Teaching online guidebook

Set out a module for online learning

Content (resources, activities, instructional text and learning supports) in FLO modules should be arranged in a consistent way within your topic and across topics within a course. The FLO starter site provides some prompts, however, there is no one right way to structure your teaching modules and therefore flexibility is built-in.

Here is one suggested outline to structure each module of your topic.

Module introduction
  • Write a brief introduction (1-2 sentences) that describes the module – this could include: 
    • key ideas for the module 
    • key questions  
    • associated activities 
    • learning outcomes  
    • relationship between the module and topic curriculum 
  • Use language that speaks to the student (ie 'you' instead of 'the student'). Consider how you want to introduce the module. For example, do you want this to be factual, controversial, a conundrum (etc)?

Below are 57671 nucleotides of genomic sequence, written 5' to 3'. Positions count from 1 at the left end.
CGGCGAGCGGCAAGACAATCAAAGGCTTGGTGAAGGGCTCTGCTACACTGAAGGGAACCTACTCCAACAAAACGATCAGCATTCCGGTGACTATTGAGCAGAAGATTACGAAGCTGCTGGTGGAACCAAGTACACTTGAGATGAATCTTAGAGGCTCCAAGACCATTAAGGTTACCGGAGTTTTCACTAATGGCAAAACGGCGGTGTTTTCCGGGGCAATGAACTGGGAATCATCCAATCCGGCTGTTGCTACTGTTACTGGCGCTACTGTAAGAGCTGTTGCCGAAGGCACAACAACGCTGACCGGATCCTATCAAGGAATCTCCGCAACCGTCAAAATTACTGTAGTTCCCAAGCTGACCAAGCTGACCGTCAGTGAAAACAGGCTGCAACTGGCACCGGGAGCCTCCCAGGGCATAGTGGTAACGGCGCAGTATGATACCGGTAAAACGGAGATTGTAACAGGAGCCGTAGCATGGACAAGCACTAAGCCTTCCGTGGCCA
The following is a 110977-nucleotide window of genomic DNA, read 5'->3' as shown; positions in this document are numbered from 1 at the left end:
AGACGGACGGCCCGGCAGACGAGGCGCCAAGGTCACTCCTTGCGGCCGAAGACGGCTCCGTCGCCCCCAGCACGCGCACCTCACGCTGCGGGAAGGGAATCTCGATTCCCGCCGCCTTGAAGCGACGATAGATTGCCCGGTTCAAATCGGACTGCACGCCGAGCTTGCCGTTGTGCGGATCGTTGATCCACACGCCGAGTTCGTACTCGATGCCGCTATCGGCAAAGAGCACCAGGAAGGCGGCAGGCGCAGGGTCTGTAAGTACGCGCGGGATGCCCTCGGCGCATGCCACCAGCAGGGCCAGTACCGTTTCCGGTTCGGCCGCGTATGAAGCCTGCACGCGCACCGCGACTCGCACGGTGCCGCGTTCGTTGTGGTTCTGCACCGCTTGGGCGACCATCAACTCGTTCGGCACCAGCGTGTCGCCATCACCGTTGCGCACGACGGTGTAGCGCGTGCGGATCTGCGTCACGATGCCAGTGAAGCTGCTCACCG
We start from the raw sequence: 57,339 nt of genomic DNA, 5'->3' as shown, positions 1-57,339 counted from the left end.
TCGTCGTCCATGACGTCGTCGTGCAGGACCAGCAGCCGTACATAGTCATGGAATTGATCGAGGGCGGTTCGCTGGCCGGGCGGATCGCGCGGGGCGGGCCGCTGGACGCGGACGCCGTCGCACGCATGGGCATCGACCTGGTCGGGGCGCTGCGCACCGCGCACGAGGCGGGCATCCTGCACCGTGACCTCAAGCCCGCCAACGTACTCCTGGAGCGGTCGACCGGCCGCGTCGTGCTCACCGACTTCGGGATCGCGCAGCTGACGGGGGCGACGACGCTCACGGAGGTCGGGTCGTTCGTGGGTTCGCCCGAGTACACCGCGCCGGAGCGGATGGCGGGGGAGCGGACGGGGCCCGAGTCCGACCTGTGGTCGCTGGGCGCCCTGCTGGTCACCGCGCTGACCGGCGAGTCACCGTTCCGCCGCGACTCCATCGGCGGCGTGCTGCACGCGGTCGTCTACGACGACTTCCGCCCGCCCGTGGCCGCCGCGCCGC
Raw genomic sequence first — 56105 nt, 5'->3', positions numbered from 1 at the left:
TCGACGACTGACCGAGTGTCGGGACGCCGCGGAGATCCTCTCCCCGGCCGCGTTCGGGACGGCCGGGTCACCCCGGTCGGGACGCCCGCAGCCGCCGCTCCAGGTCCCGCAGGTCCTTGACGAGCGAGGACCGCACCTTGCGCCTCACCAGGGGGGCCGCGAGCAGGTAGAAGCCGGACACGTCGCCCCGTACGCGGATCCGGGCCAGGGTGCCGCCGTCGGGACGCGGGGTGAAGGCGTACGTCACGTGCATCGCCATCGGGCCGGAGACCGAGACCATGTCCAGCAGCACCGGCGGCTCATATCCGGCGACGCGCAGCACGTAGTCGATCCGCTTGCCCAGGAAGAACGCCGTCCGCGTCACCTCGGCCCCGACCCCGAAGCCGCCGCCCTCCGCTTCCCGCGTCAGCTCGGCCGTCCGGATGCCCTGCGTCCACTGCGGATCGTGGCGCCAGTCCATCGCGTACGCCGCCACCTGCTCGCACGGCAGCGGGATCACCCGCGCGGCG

• Include activities that need to be started and/or completed in this module 
  • Provide an instructional narrative that describes what action the student needs to take and how this aligns with the learning outcomes 
  • Design activities from a student’s point of view, with active learning in mind (eg watch, listen, read, write, share, discuss)
  • Include the estimated time for completion, if appropriate 
  • Where activities are complex or dependent on technologies, provide practice or low-stakes opportunities   
  • Provide opportunities for students to ask questions, make choices where appropriate, and check their understanding  
Resources and supports for learning  
  • Provide the learning resources associated with the module activities  
  • Direct students to find readings using the Readings link, rather than replicating information already in Leganto  
  • Provide guidance on how long to spend on readings, videos etc, if appropriate  
  • Refer students to appropriate learning supports (eg Studiosity)
  • If activities are tied to assessment and topic completion, make this very clear  
  • Refer students back to assessment details rather than repeating information ('one source of truth') 
  • Call assignments the exact name as stated in the Statement of Assessment Methods (bearing in mind this will also flow through to Gradebook, try to avoid long assignment names)
  • Clarify any assessment or assignment dependencies (what needs to be completed before attempting the assignment)